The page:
Rejoice: Beyond Aretha Kingdom (リジョイス 〜アレサ王国の彼方〜), released 4/21/1995, developed by Yanoman
Yanoman is back with the sixth (and last) Aretha game. This one takes place in the same timeline as the Game Boy games, and involves the Dark King Howard from the first two GB titles (as well as Doll or Dorl or however you want to romanize it). I got the feeling that there were other parts of the game that were references to the GB Aretha games but not having played them I’m not completely sure. The game takes a different approach from the previous five in being an action RPG rather than a regular RPG.
The game starts with the dark king Howard trying to capture Milrose, who he calls a princess. When she runs away he sends Ice Cube after her (complete with Ice Ice Baby lyrics — the whole game’s soundtrack has a hip hop theme).
This is an unwinnable battle but it lets you play around with the battle system a bit before the real game begins.
Now we switch to our “protagonists”, the Rejoice! group, who are a bunch of thieves and swindlers. I’ve seen thief main characters in RPGs before but they usually try to make them sympathetic. Here they insult each other, rob a statue from a tomb, and then go back to town and rob a man’s house by setting it on fire to distract him, steal a cart from a sleeping old woman, cheat a shopkeeper with fake money, and try to rob another shop at knifepoint. The townspeople treat them like they’re just incorrigible youth that you roll your eyes at, but this seems over the top.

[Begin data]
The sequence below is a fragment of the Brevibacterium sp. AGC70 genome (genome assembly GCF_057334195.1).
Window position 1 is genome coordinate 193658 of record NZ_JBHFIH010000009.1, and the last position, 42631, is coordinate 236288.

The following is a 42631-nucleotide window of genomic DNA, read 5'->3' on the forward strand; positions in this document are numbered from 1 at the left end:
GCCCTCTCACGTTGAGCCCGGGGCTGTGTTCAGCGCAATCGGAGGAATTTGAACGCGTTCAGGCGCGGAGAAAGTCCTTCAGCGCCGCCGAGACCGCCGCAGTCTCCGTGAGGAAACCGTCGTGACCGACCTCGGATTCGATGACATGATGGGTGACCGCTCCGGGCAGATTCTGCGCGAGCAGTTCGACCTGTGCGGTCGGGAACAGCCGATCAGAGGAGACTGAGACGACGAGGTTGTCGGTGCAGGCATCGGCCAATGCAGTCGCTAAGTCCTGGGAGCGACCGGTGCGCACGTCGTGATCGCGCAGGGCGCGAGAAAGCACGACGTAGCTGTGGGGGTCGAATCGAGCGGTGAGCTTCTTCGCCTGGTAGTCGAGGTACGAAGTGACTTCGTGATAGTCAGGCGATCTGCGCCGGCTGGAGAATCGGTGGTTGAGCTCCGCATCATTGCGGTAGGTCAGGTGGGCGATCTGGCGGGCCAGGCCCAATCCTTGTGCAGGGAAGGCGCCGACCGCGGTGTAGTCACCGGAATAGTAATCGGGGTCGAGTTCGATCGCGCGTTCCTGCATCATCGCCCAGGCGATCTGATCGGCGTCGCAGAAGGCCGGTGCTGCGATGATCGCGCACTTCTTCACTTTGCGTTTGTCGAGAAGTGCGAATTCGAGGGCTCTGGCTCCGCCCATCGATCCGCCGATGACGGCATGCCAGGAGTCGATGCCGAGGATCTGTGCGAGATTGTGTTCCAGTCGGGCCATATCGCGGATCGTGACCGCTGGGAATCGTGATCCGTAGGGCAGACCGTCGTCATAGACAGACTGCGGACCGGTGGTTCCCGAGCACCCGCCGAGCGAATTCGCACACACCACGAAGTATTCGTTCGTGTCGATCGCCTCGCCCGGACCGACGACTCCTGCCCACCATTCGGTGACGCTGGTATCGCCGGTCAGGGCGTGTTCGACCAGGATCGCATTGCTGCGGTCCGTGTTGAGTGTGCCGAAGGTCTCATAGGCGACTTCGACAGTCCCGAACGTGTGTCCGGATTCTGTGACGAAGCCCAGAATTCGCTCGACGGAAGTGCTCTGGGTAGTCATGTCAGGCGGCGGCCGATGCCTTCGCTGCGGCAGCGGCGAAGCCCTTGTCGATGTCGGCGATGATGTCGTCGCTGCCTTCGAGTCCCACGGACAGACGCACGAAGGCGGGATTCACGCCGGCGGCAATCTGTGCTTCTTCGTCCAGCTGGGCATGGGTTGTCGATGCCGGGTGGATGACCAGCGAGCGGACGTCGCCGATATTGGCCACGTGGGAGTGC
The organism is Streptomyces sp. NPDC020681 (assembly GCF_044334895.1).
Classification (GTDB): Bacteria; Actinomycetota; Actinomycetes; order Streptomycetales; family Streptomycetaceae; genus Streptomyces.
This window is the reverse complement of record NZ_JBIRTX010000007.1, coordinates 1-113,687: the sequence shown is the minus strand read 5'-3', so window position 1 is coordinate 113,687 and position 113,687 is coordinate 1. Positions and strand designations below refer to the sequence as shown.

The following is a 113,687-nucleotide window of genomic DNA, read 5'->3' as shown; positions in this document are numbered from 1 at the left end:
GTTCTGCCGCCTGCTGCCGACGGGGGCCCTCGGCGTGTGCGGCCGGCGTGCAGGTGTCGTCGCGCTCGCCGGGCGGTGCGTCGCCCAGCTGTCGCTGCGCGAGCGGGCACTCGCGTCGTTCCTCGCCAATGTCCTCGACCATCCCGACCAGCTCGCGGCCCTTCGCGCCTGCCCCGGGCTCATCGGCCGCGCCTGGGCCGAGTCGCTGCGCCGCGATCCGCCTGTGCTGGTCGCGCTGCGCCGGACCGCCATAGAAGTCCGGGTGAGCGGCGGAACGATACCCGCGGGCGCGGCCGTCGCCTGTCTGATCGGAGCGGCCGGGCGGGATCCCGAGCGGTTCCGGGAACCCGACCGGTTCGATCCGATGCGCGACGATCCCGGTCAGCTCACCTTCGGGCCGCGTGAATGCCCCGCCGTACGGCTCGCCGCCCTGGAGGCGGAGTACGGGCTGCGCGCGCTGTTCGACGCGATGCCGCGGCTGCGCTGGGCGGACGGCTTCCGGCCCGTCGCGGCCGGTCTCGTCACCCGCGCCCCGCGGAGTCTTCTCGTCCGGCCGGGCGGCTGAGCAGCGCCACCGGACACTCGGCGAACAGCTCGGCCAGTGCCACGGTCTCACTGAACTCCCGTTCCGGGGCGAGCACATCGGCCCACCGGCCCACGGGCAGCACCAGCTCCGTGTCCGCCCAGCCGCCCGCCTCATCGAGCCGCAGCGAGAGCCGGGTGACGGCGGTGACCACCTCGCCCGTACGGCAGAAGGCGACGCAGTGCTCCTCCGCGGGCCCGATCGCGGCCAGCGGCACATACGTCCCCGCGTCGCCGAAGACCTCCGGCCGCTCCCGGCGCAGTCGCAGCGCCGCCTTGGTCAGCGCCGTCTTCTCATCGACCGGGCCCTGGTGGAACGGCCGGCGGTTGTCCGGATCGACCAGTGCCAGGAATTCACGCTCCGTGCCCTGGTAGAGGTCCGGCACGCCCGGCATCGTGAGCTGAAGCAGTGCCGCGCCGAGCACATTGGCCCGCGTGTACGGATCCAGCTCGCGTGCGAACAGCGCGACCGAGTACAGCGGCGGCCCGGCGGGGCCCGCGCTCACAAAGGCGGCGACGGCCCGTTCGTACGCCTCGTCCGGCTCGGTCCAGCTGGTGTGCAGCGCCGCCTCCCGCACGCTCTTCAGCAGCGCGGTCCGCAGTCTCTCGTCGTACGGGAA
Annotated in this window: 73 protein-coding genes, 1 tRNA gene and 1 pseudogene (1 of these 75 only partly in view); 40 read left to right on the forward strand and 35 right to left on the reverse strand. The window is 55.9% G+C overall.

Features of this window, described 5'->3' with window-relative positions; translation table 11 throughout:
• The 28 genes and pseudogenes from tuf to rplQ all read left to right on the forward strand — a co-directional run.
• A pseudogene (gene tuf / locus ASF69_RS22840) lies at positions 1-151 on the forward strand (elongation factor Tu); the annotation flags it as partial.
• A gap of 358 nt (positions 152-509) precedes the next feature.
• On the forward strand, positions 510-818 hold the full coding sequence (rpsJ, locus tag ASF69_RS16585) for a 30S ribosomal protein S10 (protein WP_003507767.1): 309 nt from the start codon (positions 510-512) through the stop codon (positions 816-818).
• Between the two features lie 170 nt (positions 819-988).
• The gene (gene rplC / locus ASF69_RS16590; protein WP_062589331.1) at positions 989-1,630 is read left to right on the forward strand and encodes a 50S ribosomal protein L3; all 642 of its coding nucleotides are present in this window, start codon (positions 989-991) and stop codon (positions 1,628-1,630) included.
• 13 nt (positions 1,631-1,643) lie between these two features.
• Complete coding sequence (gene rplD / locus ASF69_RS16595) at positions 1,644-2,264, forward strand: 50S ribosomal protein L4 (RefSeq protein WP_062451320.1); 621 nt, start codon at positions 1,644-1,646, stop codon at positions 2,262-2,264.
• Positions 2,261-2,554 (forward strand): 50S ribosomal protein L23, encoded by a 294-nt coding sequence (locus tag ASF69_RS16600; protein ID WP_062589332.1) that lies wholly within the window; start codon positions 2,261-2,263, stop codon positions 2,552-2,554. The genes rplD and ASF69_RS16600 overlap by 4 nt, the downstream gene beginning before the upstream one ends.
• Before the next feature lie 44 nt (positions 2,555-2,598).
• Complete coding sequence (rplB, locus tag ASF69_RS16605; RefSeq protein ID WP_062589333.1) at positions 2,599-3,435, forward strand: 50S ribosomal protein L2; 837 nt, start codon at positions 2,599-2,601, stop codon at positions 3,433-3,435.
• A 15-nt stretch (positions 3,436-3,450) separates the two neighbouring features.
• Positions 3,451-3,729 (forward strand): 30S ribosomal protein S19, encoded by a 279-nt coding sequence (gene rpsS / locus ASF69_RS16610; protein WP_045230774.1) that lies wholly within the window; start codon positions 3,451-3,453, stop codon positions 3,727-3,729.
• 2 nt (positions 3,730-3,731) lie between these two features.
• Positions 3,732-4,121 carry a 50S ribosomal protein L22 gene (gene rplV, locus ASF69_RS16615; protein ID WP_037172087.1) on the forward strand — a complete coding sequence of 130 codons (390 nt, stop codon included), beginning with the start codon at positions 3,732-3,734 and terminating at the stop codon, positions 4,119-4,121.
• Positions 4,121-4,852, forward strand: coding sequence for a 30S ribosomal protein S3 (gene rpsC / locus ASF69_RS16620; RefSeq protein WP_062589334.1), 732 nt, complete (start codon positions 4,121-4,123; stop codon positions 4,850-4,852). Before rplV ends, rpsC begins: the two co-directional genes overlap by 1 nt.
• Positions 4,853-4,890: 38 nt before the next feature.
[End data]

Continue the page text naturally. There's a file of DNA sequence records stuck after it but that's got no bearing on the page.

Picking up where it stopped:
Unfortunately the Black Ship Thieves show up and steal all their hard earned stuff, but they manage to hold on to the statue to deliver it to Ben Marxist. This whole part of the game was rather unclear to me — Ben claims that he doesn’t care about the statue, he just wanted it out of the cave. Then he gives the Force Book to the group. Kyu, one of the members, wants it for himself and kills Base, one of the other group members. He runs away, leaving the book behind. Treno, who is our main character, somehow is able to use the book to gain magic power but leaves it there, then a tsunami wipes out the village and Treno washes up on a beach.
Now he’s found by Aretha series regular Dorl, who is in all six games. Treno wants to find Mikey (the fourth member of the group); they find Mikey’s knife on the ground. This leads to a cutscene showing Mikey captured, with a prisoner in the next cell saying that they were looking for a hero to beat Howard.
Now Doll and Treno reach the first area of the game, the Mushroom Forest. This game supports two players, so someone can control Dorl (you can also switch people by pressing start to pause the game, then L or R).
Each character has a weapon, armor, shield, and up to two items. The “life” at the top right is shared between characters; if you die you will be revived and lose a life — these can be recovered with the Risarisa item.
The weapons you can equip vary quite a bit in range and attack style, so it’s not just a matter of equipping whatever the strongest one is. You also may have to switch, although the inability to switch in a boss battle is annoying because it means that if you see a different one might be better you have to reload or quit.